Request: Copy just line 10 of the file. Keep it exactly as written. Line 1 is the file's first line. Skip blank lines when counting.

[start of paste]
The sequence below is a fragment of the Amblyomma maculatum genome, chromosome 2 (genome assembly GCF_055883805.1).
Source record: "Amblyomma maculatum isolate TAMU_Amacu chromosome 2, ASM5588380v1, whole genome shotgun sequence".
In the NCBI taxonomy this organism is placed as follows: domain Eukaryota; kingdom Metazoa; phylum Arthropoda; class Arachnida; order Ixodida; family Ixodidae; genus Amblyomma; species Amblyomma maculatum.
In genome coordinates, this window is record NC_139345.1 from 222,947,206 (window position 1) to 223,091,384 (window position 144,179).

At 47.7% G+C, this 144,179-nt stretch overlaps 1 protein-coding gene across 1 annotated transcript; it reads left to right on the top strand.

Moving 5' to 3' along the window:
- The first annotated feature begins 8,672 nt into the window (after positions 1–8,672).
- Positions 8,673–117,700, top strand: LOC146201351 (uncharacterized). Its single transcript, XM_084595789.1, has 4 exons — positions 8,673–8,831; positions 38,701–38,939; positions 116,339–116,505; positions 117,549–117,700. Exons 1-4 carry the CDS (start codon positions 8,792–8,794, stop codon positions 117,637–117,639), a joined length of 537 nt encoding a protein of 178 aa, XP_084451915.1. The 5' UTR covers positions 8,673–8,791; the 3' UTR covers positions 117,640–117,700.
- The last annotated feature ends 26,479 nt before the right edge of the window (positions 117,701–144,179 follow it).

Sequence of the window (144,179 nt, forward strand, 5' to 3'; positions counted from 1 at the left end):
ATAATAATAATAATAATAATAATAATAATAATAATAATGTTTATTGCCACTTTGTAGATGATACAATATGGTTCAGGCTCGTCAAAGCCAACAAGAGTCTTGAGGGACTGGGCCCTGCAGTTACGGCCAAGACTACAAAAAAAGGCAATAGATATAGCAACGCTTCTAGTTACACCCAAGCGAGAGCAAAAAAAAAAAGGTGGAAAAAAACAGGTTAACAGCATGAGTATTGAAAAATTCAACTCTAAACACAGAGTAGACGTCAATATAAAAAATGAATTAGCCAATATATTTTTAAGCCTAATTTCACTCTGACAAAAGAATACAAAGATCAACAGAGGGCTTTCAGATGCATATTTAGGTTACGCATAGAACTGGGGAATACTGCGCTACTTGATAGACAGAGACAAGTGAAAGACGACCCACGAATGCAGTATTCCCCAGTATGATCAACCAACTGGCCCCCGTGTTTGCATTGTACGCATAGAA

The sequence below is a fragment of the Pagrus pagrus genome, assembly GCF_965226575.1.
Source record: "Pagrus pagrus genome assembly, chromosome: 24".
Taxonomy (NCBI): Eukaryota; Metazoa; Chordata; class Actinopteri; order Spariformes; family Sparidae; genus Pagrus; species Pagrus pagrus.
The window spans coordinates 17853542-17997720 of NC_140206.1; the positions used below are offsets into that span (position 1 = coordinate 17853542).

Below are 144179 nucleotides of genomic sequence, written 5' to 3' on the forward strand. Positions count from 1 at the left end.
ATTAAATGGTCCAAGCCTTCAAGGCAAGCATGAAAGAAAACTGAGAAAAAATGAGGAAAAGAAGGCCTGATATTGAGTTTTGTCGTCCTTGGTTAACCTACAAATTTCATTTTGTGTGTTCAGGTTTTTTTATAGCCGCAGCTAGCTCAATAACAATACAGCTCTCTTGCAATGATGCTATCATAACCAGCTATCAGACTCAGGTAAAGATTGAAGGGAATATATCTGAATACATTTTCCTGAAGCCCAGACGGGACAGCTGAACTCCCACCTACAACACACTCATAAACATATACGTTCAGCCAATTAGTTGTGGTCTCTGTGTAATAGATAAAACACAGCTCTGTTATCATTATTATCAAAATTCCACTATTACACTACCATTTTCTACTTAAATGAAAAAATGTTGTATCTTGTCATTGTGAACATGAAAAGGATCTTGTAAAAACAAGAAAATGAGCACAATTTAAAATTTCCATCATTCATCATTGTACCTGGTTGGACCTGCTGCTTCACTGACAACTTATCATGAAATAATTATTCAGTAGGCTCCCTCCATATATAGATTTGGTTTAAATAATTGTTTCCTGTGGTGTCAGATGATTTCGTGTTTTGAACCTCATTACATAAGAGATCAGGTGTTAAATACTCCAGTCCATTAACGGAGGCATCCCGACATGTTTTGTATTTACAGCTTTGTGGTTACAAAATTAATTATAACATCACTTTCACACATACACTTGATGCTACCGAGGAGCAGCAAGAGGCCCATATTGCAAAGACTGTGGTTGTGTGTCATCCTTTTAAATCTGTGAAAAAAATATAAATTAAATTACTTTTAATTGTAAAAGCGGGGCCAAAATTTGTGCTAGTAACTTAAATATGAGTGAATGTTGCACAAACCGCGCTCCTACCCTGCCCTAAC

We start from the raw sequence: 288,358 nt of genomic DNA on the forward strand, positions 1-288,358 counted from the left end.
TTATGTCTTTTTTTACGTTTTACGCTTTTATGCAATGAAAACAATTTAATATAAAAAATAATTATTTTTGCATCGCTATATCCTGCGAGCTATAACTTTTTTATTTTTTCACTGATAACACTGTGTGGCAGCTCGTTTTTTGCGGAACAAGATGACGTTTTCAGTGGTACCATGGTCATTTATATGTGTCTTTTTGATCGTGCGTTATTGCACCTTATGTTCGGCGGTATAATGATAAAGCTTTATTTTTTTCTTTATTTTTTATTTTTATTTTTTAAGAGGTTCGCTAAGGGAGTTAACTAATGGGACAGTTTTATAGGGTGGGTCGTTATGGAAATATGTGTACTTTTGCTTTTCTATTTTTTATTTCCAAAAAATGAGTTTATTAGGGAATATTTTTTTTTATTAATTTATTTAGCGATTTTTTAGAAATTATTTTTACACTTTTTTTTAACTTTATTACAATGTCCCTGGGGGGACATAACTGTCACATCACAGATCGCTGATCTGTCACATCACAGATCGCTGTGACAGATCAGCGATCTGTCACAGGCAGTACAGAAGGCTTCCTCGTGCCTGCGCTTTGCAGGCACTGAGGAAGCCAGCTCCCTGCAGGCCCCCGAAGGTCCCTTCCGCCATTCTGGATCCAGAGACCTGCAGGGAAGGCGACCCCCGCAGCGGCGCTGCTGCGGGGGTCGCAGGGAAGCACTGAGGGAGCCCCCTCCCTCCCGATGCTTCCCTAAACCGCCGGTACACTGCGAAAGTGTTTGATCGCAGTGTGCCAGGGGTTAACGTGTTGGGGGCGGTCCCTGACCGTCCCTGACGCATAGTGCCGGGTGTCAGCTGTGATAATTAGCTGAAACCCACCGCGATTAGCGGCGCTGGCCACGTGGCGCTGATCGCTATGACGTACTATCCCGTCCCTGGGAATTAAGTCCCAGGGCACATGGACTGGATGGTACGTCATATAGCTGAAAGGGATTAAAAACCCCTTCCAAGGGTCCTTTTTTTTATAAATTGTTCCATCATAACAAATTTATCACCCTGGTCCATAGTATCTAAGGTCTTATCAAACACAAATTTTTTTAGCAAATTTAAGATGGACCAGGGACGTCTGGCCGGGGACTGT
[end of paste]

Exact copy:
Sequence of the window (144,179 nt, forward strand, 5' to 3'; positions counted from 1 at the left end):